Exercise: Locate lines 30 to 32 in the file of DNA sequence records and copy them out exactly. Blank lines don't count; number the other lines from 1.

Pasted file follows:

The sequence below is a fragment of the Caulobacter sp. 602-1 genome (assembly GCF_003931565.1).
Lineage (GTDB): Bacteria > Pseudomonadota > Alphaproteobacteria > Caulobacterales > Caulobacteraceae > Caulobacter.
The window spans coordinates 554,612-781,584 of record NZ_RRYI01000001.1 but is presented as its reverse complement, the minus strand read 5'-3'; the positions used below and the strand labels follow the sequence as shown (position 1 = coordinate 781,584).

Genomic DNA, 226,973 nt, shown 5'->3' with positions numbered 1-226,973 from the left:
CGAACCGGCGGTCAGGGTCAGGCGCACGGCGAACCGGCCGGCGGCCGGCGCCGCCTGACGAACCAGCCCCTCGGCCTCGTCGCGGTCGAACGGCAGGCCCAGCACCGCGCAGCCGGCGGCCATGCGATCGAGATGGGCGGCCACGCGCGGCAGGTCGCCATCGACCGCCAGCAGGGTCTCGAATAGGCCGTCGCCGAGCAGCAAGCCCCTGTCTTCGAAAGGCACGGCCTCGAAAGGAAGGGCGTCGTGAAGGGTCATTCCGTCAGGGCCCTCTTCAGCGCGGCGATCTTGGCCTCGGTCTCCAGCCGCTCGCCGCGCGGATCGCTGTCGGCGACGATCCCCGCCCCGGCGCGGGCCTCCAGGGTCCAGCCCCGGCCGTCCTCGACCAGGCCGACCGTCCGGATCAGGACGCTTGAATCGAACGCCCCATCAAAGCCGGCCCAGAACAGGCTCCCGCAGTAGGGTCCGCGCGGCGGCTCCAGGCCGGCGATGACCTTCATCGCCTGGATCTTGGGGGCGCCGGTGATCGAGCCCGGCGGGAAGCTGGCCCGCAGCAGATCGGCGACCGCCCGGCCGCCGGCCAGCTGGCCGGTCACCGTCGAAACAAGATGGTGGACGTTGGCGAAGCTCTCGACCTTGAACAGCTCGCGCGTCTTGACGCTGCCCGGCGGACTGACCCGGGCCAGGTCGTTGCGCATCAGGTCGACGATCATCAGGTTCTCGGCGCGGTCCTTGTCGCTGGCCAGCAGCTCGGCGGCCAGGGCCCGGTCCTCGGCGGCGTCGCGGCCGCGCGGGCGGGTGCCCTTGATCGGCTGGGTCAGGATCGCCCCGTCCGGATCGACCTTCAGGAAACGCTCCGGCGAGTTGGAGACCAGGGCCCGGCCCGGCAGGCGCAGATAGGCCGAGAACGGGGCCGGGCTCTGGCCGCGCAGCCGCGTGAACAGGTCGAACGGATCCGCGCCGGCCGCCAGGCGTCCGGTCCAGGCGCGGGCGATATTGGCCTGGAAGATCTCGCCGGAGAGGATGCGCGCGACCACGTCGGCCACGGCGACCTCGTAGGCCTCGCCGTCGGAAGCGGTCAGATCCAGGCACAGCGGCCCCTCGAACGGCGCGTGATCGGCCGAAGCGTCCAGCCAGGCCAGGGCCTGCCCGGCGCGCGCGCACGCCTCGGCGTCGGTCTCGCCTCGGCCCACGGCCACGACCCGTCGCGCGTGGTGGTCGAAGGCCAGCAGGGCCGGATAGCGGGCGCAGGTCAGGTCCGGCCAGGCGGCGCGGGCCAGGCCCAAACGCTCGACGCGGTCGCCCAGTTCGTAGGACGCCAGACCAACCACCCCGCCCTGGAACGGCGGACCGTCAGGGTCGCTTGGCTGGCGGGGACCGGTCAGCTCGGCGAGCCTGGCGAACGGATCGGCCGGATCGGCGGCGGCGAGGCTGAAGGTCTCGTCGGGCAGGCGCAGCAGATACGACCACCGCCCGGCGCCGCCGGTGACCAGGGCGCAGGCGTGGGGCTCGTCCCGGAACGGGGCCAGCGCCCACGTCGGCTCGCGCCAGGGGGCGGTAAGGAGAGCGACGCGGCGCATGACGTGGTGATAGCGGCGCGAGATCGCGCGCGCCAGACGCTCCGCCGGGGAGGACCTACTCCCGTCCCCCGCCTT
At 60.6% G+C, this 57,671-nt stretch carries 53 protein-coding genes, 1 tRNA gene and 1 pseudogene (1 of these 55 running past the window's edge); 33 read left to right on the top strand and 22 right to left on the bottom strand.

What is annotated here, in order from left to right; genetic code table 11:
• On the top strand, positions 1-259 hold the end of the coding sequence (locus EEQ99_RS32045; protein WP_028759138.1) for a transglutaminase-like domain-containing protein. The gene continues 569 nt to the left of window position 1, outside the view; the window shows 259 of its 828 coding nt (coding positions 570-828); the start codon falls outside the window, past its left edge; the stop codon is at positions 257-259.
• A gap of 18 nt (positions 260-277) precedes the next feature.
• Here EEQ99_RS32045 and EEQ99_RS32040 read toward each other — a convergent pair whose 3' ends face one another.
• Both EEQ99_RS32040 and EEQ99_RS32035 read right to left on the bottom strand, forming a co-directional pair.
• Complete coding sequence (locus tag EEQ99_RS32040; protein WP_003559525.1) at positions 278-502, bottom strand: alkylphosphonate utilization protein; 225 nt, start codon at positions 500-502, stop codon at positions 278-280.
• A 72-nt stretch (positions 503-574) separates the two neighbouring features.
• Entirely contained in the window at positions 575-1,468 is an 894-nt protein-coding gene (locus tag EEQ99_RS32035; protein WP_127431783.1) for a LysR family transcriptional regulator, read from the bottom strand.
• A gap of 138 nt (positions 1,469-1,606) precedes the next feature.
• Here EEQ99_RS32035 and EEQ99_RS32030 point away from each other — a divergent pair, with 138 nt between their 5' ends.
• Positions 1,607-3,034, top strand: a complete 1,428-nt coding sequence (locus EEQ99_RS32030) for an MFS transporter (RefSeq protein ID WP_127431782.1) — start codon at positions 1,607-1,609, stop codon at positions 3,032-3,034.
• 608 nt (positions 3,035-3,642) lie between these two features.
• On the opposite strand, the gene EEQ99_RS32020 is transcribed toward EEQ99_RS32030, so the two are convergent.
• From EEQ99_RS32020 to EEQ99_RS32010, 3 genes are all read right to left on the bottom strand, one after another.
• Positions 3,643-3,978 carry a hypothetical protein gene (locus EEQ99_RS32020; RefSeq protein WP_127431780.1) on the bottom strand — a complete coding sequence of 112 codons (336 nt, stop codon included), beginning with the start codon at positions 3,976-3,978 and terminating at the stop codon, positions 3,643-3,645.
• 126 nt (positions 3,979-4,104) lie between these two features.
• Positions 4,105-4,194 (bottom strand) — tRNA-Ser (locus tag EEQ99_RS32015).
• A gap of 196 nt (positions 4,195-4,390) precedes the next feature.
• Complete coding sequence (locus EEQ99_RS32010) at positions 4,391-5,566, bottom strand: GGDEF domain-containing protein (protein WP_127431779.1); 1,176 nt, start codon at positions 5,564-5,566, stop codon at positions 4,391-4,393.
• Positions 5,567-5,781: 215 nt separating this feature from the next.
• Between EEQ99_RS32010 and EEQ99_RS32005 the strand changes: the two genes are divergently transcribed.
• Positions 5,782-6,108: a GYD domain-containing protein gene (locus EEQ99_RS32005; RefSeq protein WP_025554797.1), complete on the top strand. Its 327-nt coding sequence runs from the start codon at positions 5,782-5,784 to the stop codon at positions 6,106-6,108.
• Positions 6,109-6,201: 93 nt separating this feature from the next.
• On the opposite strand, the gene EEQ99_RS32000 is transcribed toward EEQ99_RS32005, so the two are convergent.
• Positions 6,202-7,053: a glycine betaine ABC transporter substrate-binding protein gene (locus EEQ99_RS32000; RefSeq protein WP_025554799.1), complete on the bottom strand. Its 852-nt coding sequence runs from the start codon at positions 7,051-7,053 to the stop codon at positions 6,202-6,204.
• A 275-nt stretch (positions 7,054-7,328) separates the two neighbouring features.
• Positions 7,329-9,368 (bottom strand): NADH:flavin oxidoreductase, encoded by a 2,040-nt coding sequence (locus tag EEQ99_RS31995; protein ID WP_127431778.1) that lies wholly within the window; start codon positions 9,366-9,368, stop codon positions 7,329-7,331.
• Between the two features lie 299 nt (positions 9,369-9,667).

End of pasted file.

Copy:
• On the opposite strand, the gene EEQ99_RS32000 is transcribed toward EEQ99_RS32005, so the two are convergent.
• Positions 6,202-7,053: a glycine betaine ABC transporter substrate-binding protein gene (locus EEQ99_RS32000; RefSeq protein WP_025554799.1), complete on the bottom strand. Its 852-nt coding sequence runs from the start codon at positions 7,051-7,053 to the stop codon at positions 6,202-6,204.
• A 275-nt stretch (positions 7,054-7,328) separates the two neighbouring features.